Genesis 3:4 NKJV “4 Then the serpent said to the woman, “You will not surely die. 5 For God knows that in the day you eat of it your eyes will be opened, and you will be like God, knowing good and evil.” 6 So when the woman saw that the tree was good for food, that it was pleasant to the eyes, and a tree desirable to make one wise, she took of its fruit and ate.”

It didn’t take much to convince her, did it?  I think that is what saddens me the most. God’s Word had been very important up to this point.  All it had taken was for God to say, “let there be” and it happened.  Now His Word is being challenged.   Satan uses the opportunity to insinuate that God is keeping something good from them. He is able to get Eve to question if God can be trusted. And Eve offers no resistance.  There was no going back and forth, no debate.  She didn’t ask the serpent how he knew what he was telling her.  She didn’t ask if anyone else had eaten from it and lived.  She simply saw that the tree was good, pleasant, and desirable, and without hesitation, she took the fruit and ate it.

This is one of those instances in which we shake our heads in disbelief.  How?  How could she have so easily been deceived into going against God?  When she had everything, literally everything she needed and then some?  When she had been placed in paradise to live freely and perfectly through no effort on her own?  How could she forfeit all of that for just one bite of that that was forbidden?

Eve was at a high moment and the devil came for her. 

When the bank account is healthy, we don’t rely on God to provide for our needs as much.  When our health is right where we want it, we have no need to ask God for healing.  When our relationships are smooth and without conflict, we don’t turn to God for reunion and restoration.  When all is well within our world, we don’t cling to God in thankfulness.  

Many people will use a roller coaster as an analogy to life and that’s pretty accurate.  There are moments of uphill climbing, sudden rapid declines, unexpected turns and twists, slow periods, fast periods, times of excitement, and moments of fear.  Sometimes we scream, we cry, we laugh, or we throw up.  There are some people who resist holding onto the safety bar the entire ride; preferring to hold their hands up in the air.  Other people will do their very best to only hold onto it when they have to; when they feel unsteady.  And then there are people like me that will have a white-knuckled death grip on it the entire time regardless of how slow and calm the ride may be.  I do believe that’s how God wants us to be with Him.  Holding on to Him throughout it all – the slow times, the fast times, the sudden twists and turns, the low moments, and yes, even the high moments. 

If only Eve had held on to Him at that moment, she could have resisted the temptation.  But we know that she didn’t.  In fact, she shared the forbidden fruit with Adam.  And just like Eve, he ate it.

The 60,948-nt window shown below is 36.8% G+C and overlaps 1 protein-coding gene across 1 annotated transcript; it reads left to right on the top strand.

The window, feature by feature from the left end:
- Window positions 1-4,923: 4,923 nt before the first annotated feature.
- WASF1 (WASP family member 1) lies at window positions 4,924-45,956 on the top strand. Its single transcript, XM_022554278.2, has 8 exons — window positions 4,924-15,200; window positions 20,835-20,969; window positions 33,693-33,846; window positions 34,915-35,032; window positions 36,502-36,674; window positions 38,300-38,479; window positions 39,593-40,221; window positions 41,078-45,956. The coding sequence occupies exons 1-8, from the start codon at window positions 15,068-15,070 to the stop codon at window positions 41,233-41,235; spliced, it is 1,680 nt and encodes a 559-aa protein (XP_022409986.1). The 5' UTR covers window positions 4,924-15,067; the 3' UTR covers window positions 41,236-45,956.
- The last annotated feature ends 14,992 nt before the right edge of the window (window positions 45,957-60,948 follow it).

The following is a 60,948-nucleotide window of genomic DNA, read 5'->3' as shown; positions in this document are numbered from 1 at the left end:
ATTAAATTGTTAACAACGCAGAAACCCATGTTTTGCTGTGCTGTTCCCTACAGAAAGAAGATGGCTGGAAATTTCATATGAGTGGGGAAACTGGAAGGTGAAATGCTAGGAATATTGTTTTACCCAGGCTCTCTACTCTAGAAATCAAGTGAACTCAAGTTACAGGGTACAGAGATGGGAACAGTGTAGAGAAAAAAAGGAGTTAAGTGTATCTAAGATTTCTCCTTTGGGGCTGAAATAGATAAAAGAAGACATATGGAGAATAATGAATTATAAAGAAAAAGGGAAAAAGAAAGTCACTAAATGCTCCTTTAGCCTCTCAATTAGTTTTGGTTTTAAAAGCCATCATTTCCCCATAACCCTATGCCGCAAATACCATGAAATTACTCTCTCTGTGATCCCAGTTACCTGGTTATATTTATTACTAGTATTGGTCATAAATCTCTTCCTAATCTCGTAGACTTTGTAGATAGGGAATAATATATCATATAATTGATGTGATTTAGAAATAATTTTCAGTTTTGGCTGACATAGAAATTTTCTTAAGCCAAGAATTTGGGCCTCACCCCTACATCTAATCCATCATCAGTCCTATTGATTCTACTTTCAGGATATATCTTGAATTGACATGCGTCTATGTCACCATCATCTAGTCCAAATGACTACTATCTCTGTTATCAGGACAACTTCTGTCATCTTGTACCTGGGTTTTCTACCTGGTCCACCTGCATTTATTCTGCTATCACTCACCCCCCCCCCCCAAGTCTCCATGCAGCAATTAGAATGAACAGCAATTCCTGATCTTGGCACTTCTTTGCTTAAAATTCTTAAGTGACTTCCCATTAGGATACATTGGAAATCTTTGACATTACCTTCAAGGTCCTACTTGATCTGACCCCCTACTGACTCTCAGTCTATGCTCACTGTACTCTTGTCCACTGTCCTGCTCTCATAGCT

Genesis 3:6b NKJV “She also gave to her husband with her, and he ate. 7 Then the eyes of both of them were opened, and they knew that they were naked; and they sewed fig leaves together and made themselves coverings.”

Look at the last verse of Genesis 2.  “25 And they were both naked, the man and his wife, and were not ashamed.”

They were naked but were not ashamed.  After their moment of disobedience, they now KNOW that they were naked and they became ashamed.  And they tried to cover themselves.  Up to this point, neither Adam nor Eve would have seen anything die.  Perhaps they chose the fig leaves because they are usually large in size.  But they wouldn’t have realized that plucking the leaves from the plant would cause the leaves to shrivel and die.  Their way of covering their nakedness was temporary and not effective. Just like us.  We are unable to cover our sins.  We simply don’t have the means or the resources on our own. But just like Adam and Eve, we make feeble attempts to cover up our slips, our falls, our outright sinfulness, and try to hide from God. But guess what? It doesn’t work.

Genesis 3:8 NJKV “And they heard the sound of the Lord God walking in the garden in the cool of the day, and Adam and his wife hid themselves from the presence of the Lord God among the trees of the garden.

9 Then the Lord God called to Adam and said to him, “Where are you?”

This speaks to me.  These two verses reveal so much to us about God’s love for us.  God knew very well what had happened and He also knew right where they were.  God wasn’t fooled.  He wasn’t blindsided.  He wasn’t unaware.  He knew that Eve allowed herself to be deceived and Adam had chosen to be disobedient and yet, God still pursued them

Maybe you’ve had periods in your life in which you tried to hide from God or at least avoid being in His presence because you know you’ve been disobedient; you know you’ve allowed untruths to steer you.  Perhaps you willingly made choices that you knew were displeasing to God so rather than face Him, you distanced yourself.  Maybe you haven’t experienced that.  Maybe you’ve always had that closeness with Him but there’s someone you know that hasn’t.  Somebody that needs to be reminded that God still pursues us when we’ve done wrong.  God still seeks us when we’ve disappointed Him.  God always knows where we are, but He’ll sometimes ask us, “Where are you?” in order for us to take a moment and realize we’ve been trying to hide from Him.   That’s mercy. And actually, these next few verses are the first act of mercy we’ll see.

Genesis 3:10 NKJV “10 So he said, “I heard Your voice in the garden, and I was afraid because I was naked; and I hid myself.”

11 And He said, “Who told you that you were naked? Have you eaten from the tree of which I commanded you that you should not eat?”

Just as God had scooped up the dust and breathed life into Adam, He could have just as easily spoken Adam back into a pile of dust.  But He doesn’t.  He gives Adam a chance to explain.  And Adam takes the opportunity to explain why he’s not at fault.

Genesis 3:12 NKJV “12 Then the man said, “The woman whom You gave to be with me, she gave me of the tree, and I ate.”

Adam wants to be sure he’s cleared of all wrongdoing, so he casts blame in two different directions.  He blames God because God is the One who gave Eve to him and he blames Eve. 

So God looks to Eve for her explanation. Genesis 3:13 NKJV “And the Lord God said to the woman, “What is this you have done?” The woman said, “The serpent deceived me, and I ate.”